Referring now to
Motor 58 a is coupled via gears 164 and 166 to output shaft 168. Shaft 168 rotates about fixed shaft 154 via bearing 170. Gears 164 and 166 have radii sized respectively to increase the amount of torque that motor 58 a inputs to shaft 168 and arm 176 and motor 58 b coupled therefore. The increased torque may eliminate the need for a counterweight as is used in
Wires 178 run from minor orbit motor 58 b and connect electrically via spring contact brushes 180 and a rotating electrical contact to wires 182 as described above. Spring contact brushes 180 allow arm 176, motor 58 b and indicator 112, 212 to rotate freely about fixed shaft 154, in eight angular directions and for any suitable number of rotations, without binding any electrical wires or cables. Wires 182 are fitted inside a suitable flexible conduit (such as conduit 60) and run to motor controller 58 b as described above.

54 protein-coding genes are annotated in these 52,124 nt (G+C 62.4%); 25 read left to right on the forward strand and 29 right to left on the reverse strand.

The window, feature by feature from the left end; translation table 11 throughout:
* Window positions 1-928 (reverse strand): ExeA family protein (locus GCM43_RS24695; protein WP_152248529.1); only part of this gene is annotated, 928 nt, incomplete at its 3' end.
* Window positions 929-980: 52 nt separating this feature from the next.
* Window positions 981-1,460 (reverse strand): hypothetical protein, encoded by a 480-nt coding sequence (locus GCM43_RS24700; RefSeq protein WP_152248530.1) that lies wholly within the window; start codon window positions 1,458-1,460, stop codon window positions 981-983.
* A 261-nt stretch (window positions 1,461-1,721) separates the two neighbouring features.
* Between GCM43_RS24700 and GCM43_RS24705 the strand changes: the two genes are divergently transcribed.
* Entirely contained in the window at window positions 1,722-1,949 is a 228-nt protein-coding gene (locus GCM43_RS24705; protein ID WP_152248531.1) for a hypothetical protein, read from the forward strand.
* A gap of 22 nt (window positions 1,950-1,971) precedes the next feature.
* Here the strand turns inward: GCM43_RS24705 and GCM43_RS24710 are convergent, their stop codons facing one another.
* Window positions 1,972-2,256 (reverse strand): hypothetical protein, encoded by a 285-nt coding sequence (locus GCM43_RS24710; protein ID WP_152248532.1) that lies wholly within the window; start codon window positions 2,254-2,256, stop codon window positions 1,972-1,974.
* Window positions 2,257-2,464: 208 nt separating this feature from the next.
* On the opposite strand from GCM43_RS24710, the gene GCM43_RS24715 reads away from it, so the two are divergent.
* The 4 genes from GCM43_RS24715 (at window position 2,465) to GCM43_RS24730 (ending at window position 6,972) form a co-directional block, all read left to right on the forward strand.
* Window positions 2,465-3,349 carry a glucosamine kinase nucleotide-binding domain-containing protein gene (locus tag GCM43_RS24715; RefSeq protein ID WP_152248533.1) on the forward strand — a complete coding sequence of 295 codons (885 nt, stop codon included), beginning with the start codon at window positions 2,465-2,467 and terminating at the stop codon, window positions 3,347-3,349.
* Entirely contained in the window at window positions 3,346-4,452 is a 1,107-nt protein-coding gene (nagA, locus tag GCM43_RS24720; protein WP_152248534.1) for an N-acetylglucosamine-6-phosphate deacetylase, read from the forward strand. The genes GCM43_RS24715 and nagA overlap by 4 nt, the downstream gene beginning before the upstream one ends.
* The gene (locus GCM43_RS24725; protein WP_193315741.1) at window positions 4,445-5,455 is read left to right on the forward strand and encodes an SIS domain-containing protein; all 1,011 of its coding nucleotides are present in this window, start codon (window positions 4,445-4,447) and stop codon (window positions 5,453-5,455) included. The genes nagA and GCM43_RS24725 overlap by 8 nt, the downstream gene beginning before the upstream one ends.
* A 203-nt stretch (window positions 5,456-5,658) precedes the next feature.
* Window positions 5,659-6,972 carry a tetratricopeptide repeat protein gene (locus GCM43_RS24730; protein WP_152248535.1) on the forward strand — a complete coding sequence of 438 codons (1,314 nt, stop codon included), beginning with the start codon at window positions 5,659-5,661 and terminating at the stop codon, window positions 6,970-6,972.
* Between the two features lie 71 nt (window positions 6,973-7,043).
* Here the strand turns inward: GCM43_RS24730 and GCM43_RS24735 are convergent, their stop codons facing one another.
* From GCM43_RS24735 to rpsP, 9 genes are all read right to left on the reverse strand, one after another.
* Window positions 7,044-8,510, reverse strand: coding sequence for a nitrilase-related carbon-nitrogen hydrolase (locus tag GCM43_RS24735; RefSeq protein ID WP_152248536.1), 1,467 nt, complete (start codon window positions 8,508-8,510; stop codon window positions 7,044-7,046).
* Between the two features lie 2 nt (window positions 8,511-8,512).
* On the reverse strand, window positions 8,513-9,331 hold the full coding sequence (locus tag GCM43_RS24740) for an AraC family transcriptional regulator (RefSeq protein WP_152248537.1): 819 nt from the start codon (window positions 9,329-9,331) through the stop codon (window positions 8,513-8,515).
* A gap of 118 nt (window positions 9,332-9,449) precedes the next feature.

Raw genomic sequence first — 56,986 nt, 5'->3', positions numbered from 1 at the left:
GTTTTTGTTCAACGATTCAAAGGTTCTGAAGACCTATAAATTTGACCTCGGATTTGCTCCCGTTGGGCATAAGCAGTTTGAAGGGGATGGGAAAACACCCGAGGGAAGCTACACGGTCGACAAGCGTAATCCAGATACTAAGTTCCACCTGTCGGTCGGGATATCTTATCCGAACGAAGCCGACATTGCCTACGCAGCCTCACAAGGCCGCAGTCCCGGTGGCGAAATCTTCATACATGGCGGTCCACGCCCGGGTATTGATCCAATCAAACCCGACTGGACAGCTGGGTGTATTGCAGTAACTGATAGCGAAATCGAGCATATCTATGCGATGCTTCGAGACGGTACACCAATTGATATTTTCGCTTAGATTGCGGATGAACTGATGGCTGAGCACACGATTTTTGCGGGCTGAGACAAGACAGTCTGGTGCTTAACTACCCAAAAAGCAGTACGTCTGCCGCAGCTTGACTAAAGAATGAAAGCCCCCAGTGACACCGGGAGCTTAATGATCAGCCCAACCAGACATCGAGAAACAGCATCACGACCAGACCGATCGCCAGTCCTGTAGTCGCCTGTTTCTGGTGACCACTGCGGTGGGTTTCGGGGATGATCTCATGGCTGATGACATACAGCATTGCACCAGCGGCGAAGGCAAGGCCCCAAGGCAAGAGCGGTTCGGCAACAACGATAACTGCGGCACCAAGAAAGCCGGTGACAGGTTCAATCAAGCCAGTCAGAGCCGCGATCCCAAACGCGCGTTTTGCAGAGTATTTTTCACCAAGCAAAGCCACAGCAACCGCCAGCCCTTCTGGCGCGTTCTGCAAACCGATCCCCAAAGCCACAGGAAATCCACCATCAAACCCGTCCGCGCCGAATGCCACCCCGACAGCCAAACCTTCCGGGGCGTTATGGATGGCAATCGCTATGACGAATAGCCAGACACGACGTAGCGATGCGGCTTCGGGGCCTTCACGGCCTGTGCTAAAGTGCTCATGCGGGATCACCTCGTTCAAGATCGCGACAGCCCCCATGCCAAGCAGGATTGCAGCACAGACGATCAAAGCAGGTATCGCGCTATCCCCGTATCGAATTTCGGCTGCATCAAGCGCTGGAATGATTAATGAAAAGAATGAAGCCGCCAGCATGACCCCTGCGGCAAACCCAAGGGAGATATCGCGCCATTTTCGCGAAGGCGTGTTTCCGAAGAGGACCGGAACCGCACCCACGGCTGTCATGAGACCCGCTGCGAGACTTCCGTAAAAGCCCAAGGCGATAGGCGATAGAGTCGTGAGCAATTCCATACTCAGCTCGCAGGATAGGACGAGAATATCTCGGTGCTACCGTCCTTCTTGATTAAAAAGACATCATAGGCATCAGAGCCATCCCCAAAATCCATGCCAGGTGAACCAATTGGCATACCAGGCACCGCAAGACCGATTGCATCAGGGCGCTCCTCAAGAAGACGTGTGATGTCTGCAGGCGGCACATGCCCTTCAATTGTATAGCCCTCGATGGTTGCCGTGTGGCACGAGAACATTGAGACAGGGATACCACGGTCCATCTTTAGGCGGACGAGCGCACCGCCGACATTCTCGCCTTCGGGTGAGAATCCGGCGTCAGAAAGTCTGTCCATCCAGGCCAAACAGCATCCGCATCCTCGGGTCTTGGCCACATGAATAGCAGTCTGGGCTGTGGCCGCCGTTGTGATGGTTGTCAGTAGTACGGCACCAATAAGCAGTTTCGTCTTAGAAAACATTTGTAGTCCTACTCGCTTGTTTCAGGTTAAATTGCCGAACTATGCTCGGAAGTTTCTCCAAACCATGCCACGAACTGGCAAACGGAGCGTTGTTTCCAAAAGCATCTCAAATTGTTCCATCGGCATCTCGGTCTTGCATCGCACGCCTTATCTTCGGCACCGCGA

Referring now to
A fixed (non-rotating) hollow shaft 260 is provided that extends through the center of drive shaft 256. A wire harness (not illustrated) is extended through fixed shaft 260 via a hole 262 defined by rotating drive plate 258, and a hole 264 defined by a slip ring 266. The wire harness connects finally to a fixed plate 268 through an aperture 270. Drive plate 258 couples to and moves with rotating drive shaft 256. Fixed plate 270 is coupled to fixed shaft 260. Slip ring 266 is coupled to and rotates with drive plate 258.